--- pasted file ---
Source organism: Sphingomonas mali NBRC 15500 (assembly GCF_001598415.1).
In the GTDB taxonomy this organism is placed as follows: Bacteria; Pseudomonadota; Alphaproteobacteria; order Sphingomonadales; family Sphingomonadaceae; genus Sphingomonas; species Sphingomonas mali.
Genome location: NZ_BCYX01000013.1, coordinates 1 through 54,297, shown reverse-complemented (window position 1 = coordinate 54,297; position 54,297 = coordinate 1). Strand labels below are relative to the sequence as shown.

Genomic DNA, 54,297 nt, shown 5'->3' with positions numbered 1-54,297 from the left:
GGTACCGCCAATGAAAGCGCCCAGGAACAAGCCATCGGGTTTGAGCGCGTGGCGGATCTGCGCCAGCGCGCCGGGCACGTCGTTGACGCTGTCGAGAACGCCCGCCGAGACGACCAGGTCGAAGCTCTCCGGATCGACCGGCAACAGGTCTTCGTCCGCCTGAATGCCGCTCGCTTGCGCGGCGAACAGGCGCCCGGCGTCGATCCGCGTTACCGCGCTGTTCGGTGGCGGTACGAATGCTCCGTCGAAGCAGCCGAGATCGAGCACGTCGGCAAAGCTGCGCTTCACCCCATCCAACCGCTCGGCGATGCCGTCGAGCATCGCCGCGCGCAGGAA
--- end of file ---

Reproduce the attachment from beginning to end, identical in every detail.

Source organism: Sphingomonas mali NBRC 15500 (assembly GCF_001598415.1).
In the GTDB taxonomy this organism is placed as follows: Bacteria; Pseudomonadota; Alphaproteobacteria; order Sphingomonadales; family Sphingomonadaceae; genus Sphingomonas; species Sphingomonas mali.
Genome location: NZ_BCYX01000013.1, coordinates 1 through 54,297, shown reverse-complemented (window position 1 = coordinate 54,297; position 54,297 = coordinate 1). Strand labels below are relative to the sequence as shown.

Genomic DNA, 54,297 nt, shown 5'->3' with positions numbered 1-54,297 from the left:
GGTACCGCCAATGAAAGCGCCCAGGAACAAGCCATCGGGTTTGAGCGCGTGGCGGATCTGCGCCAGCGCGCCGGGCACGTCGTTGACGCTGTCGAGAACGCCCGCCGAGACGACCAGGTCGAAGCTCTCCGGATCGACCGGCAACAGGTCTTCGTCCGCCTGAATGCCGCTCGCTTGCGCGGCGAACAGGCGCCCGGCGTCGATCCGCGTTACCGCGCTGTTCGGTGGCGGTACGAATGCTCCGTCGAAGCAGCCGAGATCGAGCACGTCGGCAAAGCTGCGCTTCACCCCATCCAACCGCTCGGCGATGCCGTCGAGCATCGCCGCGCGCAGGAA